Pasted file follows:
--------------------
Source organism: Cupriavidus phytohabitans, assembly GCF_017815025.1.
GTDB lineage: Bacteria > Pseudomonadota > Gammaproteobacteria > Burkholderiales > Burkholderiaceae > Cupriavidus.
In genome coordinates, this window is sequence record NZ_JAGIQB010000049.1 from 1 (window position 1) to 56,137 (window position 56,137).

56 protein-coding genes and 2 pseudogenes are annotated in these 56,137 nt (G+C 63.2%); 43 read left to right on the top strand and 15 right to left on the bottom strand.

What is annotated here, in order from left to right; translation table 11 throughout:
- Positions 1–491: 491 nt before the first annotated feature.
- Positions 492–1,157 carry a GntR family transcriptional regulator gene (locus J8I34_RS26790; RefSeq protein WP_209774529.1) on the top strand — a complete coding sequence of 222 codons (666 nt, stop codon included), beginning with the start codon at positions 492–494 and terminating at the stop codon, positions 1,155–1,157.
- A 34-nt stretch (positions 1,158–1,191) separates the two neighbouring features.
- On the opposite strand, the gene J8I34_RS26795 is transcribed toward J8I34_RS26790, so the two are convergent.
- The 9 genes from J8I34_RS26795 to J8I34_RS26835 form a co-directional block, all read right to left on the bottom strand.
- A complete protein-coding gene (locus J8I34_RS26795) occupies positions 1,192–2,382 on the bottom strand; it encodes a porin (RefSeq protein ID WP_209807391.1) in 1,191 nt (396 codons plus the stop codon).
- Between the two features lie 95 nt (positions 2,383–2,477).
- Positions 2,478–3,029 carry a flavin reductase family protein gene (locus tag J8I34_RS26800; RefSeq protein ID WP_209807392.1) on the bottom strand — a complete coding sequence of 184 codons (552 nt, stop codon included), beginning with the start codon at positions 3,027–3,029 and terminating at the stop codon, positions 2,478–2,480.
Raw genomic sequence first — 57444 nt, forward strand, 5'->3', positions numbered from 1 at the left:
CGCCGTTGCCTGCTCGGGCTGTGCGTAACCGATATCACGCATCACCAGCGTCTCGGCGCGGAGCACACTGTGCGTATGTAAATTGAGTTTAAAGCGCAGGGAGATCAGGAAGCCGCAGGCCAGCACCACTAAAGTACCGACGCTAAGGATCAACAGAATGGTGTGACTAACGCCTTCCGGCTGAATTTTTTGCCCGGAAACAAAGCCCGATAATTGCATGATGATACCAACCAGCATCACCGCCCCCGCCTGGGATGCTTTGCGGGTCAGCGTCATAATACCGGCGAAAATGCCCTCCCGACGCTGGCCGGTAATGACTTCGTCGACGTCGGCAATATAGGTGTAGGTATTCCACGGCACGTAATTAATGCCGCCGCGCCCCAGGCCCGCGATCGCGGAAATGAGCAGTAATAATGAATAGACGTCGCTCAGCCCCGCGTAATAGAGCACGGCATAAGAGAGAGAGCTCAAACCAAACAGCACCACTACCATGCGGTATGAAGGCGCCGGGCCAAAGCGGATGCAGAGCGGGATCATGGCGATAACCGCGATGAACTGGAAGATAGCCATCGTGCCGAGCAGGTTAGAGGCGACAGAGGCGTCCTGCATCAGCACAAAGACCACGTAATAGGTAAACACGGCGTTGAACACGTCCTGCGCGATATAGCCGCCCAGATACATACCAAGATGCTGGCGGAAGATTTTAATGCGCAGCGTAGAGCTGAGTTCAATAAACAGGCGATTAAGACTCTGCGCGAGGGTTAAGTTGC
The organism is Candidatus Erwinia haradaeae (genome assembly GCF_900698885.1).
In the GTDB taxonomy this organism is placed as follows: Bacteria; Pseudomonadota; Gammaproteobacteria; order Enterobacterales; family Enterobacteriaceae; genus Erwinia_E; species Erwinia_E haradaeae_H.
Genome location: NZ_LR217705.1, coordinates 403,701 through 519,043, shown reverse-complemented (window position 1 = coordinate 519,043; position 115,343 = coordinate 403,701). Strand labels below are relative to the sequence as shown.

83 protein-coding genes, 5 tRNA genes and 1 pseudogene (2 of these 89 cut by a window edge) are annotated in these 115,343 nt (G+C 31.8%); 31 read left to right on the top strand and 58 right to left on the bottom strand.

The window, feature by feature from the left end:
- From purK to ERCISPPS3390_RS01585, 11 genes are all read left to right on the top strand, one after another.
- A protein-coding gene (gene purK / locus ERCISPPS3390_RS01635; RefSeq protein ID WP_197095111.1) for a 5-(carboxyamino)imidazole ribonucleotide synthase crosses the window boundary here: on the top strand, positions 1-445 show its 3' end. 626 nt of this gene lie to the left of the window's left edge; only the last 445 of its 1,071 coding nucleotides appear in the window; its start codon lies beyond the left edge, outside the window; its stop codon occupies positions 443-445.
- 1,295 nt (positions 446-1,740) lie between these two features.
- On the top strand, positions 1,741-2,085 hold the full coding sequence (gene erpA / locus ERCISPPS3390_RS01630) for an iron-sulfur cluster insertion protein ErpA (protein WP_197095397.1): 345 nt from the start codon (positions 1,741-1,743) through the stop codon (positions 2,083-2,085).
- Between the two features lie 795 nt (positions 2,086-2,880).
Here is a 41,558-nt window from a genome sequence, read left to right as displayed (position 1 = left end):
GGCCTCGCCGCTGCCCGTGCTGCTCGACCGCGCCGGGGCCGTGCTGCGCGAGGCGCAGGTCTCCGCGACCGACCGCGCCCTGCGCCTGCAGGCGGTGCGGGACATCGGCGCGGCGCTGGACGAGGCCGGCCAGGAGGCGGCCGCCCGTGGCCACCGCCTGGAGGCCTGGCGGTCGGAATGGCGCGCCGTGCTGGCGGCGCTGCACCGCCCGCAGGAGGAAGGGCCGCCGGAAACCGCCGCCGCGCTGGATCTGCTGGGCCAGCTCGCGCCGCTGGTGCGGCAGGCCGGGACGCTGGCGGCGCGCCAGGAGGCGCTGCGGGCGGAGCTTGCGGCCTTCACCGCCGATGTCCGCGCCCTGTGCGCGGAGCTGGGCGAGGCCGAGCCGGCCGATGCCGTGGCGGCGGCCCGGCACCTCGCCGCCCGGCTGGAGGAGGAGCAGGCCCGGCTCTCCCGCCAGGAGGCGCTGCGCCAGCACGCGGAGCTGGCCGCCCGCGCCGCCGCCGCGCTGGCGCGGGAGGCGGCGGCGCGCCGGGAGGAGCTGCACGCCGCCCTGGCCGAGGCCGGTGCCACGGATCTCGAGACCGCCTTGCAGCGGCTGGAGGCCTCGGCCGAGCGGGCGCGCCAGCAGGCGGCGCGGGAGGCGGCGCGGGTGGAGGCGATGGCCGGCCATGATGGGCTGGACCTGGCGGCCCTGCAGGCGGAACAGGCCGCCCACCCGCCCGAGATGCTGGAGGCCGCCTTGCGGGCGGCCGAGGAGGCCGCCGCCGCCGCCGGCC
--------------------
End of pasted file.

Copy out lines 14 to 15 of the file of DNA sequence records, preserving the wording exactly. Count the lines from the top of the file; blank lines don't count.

Raw genomic sequence first — 57444 nt, forward strand, 5'->3', positions numbered from 1 at the left:
CGCCGTTGCCTGCTCGGGCTGTGCGTAACCGATATCACGCATCACCAGCGTCTCGGCGCGGAGCACACTGTGCGTATGTAAATTGAGTTTAAAGCGCAGGGAGATCAGGAAGCCGCAGGCCAGCACCACTAAAGTACCGACGCTAAGGATCAACAGAATGGTGTGACTAACGCCTTCCGGCTGAATTTTTTGCCCGGAAACAAAGCCCGATAATTGCATGATGATACCAACCAGCATCACCGCCCCCGCCTGGGATGCTTTGCGGGTCAGCGTCATAATACCGGCGAAAATGCCCTCCCGACGCTGGCCGGTAATGACTTCGTCGACGTCGGCAATATAGGTGTAGGTATTCCACGGCACGTAATTAATGCCGCCGCGCCCCAGGCCCGCGATCGCGGAAATGAGCAGTAATAATGAATAGACGTCGCTCAGCCCCGCGTAATAGAGCACGGCATAAGAGAGAGAGCTCAAACCAAACAGCACCACTACCATGCGGTATGAAGGCGCCGGGCCAAAGCGGATGCAGAGCGGGATCATGGCGATAACCGCGATGAACTGGAAGATAGCCATCGTGCCGAGCAGGTTAGAGGCGACAGAGGCGTCCTGCATCAGCACAAAGACCACGTAATAGGTAAACACGGCGTTGAACACGTCCTGCGCGATATAGCCGCCCAGATACATACCAAGATGCTGGCGGAAGATTTTAATGCGCAGCGTAGAGCTGAGTTCAATAAACAGGCGATTAAGACTCTGCGCGAGGGTTAAGTTGC